Consequently, the tilt offers major economic benefits without imposing onerous military commitments. The UK’s priority is to keep trade routes open by upholding freedom of navigation and maintaining our existing network of bases in the region. Aside from the deployment of an amphibious Littoral Response Group at Duqm, Oman, along with two Offshore Patrol Vessels (OPVs) and one frigate, we are not devoting any new assets or resources to the region.
It is therefore absurd to suggest that this would overstretch our armed forces: redeploying 40 commandos and a handful of ships to the Indo-Pacific will not compromise our ability to deter Russian aggression in Eastern Europe.
Furthermore, the geopolitical significance of the region cannot be overestimated. The war in Ukraine has done nothing to abate China’s military modernisation and growing international assertiveness. If anything, Beijing will be emboldened now that Washington and its allies are embroiled in a proxy war against Moscow. The situation in Taiwan is particularly concerning: US Air Mobility Command’s Gen. Mike Minihan recently predicted that China could move against the island as early as 2025, potentially triggering war with the United States.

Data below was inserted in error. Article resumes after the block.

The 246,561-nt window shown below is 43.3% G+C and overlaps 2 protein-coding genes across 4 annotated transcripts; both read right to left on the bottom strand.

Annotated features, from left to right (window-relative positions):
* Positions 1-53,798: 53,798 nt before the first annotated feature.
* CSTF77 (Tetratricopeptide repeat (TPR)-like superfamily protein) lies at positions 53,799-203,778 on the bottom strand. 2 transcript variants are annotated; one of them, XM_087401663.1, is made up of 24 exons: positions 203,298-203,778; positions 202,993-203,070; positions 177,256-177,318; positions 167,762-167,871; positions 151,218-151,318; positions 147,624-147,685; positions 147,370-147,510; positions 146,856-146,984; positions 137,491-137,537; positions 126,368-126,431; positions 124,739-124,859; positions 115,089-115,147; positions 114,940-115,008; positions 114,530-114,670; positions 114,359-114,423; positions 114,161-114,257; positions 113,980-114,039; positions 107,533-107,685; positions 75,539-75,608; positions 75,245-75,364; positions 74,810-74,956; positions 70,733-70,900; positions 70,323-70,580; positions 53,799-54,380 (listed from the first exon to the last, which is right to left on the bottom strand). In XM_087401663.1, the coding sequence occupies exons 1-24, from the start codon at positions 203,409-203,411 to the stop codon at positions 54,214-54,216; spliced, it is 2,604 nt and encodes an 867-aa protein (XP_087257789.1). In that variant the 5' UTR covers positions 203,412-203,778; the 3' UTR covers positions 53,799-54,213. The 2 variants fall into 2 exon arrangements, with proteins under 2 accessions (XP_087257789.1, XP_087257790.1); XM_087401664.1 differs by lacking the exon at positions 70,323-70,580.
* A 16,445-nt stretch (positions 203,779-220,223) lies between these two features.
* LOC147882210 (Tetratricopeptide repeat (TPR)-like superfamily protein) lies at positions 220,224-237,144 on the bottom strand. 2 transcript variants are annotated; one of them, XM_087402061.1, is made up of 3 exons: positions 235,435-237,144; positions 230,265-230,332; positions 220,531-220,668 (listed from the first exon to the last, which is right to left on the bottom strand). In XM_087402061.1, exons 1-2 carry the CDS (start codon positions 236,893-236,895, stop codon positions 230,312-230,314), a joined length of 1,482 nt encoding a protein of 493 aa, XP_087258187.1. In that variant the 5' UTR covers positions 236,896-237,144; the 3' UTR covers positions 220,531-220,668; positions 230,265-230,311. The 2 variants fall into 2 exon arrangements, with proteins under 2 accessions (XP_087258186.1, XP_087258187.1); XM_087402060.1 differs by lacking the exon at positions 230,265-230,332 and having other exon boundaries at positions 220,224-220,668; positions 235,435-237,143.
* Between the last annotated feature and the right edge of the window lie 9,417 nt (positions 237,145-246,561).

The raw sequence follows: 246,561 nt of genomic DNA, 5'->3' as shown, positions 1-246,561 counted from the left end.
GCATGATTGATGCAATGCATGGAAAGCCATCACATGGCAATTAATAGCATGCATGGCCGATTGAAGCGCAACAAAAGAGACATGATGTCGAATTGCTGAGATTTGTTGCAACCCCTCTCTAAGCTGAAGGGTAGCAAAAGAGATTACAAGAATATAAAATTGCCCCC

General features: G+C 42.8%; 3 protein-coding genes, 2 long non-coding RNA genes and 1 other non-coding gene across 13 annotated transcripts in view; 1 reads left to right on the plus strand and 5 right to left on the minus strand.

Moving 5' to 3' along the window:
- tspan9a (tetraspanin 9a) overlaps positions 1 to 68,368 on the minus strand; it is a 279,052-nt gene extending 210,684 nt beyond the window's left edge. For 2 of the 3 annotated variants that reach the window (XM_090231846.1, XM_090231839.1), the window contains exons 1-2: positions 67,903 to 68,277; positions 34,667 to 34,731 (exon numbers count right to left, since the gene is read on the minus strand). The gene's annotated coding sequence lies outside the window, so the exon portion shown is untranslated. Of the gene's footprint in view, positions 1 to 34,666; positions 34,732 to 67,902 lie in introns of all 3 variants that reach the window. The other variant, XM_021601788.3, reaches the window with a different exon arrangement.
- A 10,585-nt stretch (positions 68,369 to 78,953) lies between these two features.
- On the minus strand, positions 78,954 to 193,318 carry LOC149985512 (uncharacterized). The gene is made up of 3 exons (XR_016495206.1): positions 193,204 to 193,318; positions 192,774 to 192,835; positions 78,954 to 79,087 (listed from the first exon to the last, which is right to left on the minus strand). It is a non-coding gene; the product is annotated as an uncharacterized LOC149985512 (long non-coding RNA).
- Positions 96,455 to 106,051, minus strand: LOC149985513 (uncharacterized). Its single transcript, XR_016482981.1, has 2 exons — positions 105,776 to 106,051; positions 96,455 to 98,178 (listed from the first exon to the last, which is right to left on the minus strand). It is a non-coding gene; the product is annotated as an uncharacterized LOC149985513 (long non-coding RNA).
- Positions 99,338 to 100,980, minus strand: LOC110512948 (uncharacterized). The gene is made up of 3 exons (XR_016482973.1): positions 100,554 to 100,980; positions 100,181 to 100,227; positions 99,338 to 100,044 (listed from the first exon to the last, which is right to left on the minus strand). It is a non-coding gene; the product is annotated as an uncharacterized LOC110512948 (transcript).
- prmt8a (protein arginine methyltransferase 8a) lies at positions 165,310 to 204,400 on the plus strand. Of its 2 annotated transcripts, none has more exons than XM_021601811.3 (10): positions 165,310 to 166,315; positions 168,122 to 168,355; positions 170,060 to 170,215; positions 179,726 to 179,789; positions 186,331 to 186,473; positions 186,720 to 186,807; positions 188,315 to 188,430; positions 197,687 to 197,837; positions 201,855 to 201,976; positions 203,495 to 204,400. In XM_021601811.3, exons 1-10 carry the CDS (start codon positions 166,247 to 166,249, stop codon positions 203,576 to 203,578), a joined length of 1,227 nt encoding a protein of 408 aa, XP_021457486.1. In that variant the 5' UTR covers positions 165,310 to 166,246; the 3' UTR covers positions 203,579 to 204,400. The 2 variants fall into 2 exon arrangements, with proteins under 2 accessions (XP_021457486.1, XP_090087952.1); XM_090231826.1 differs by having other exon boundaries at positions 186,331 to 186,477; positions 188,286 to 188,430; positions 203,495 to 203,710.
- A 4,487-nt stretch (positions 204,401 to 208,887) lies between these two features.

It is therefore vital that the UK plays its part in stabilising the region and deterring Chinese aggression. This can be achieved by sustaining strong multilateral partnerships in the region, such as the Five Power Defence Arrangements (FPDA) with Australia, Malaysia, New Zealand and Singapore, as well as by fostering close bilateral ties with key security actors.
Our relationship with Japan will prove especially consequential: following this year’s Reciprocal Access Agreement (RAA), we will both be able to deploy forces in one another’s countries, allowing us to plan and conduct larger, more complex military exercises and deployments.
The Indo-Pacific is not only significant in its own right, it also has a direct bearing on our ability to counter Russian aggression in Europe. The region’s economic heft makes it integral to the global sanctions regime on Moscow. Singapore, Japan, South Korea, and Australia have already imposed asset freezes and travel bans on individuals and entities associated with the Kremlin. Moreover, both Tokyo and Canberra have proven strong supporters of the G7 price cap on Russian crude oil.